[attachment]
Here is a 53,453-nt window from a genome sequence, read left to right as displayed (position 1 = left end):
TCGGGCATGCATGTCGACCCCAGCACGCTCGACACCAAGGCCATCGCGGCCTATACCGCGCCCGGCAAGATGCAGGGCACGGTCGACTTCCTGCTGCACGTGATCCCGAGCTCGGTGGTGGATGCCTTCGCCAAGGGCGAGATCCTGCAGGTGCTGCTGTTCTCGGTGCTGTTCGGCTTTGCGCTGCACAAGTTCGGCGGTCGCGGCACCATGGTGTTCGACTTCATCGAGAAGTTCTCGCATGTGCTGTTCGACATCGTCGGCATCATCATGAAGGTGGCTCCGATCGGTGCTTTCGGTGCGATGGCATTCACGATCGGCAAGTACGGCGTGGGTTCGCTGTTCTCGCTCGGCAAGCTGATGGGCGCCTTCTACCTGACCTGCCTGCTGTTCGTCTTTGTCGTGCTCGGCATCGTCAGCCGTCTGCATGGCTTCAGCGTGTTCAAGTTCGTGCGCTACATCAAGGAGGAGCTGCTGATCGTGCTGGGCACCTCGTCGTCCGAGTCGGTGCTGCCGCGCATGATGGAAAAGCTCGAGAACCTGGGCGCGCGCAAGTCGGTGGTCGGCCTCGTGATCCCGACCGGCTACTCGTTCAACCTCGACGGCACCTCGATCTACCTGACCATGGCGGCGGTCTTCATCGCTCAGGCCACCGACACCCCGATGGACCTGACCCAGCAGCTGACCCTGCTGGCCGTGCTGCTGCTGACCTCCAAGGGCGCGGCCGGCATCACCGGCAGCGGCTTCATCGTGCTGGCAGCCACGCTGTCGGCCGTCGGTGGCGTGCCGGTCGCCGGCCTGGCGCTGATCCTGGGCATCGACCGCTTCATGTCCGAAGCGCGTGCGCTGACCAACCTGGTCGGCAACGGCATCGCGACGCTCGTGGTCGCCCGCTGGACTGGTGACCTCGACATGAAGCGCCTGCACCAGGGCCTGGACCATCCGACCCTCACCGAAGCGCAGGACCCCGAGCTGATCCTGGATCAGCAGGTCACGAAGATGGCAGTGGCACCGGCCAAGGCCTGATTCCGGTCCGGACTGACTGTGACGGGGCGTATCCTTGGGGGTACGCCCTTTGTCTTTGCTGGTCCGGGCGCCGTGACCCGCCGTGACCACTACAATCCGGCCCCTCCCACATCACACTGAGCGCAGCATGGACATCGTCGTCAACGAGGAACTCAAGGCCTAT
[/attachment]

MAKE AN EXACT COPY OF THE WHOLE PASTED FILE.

Here is a 53,453-nt window from a genome sequence, read left to right as displayed (position 1 = left end):
TCGGGCATGCATGTCGACCCCAGCACGCTCGACACCAAGGCCATCGCGGCCTATACCGCGCCCGGCAAGATGCAGGGCACGGTCGACTTCCTGCTGCACGTGATCCCGAGCTCGGTGGTGGATGCCTTCGCCAAGGGCGAGATCCTGCAGGTGCTGCTGTTCTCGGTGCTGTTCGGCTTTGCGCTGCACAAGTTCGGCGGTCGCGGCACCATGGTGTTCGACTTCATCGAGAAGTTCTCGCATGTGCTGTTCGACATCGTCGGCATCATCATGAAGGTGGCTCCGATCGGTGCTTTCGGTGCGATGGCATTCACGATCGGCAAGTACGGCGTGGGTTCGCTGTTCTCGCTCGGCAAGCTGATGGGCGCCTTCTACCTGACCTGCCTGCTGTTCGTCTTTGTCGTGCTCGGCATCGTCAGCCGTCTGCATGGCTTCAGCGTGTTCAAGTTCGTGCGCTACATCAAGGAGGAGCTGCTGATCGTGCTGGGCACCTCGTCGTCCGAGTCGGTGCTGCCGCGCATGATGGAAAAGCTCGAGAACCTGGGCGCGCGCAAGTCGGTGGTCGGCCTCGTGATCCCGACCGGCTACTCGTTCAACCTCGACGGCACCTCGATCTACCTGACCATGGCGGCGGTCTTCATCGCTCAGGCCACCGACACCCCGATGGACCTGACCCAGCAGCTGACCCTGCTGGCCGTGCTGCTGCTGACCTCCAAGGGCGCGGCCGGCATCACCGGCAGCGGCTTCATCGTGCTGGCAGCCACGCTGTCGGCCGTCGGTGGCGTGCCGGTCGCCGGCCTGGCGCTGATCCTGGGCATCGACCGCTTCATGTCCGAAGCGCGTGCGCTGACCAACCTGGTCGGCAACGGCATCGCGACGCTCGTGGTCGCCCGCTGGACTGGTGACCTCGACATGAAGCGCCTGCACCAGGGCCTGGACCATCCGACCCTCACCGAAGCGCAGGACCCCGAGCTGATCCTGGATCAGCAGGTCACGAAGATGGCAGTGGCACCGGCCAAGGCCTGATTCCGGTCCGGACTGACTGTGACGGGGCGTATCCTTGGGGGTACGCCCTTTGTCTTTGCTGGTCCGGGCGCCGTGACCCGCCGTGACCACTACAATCCGGCCCCTCCCACATCACACTGAGCGCAGCATGGACATCGTCGTCAACGAGGAACTCAAGGCCTAT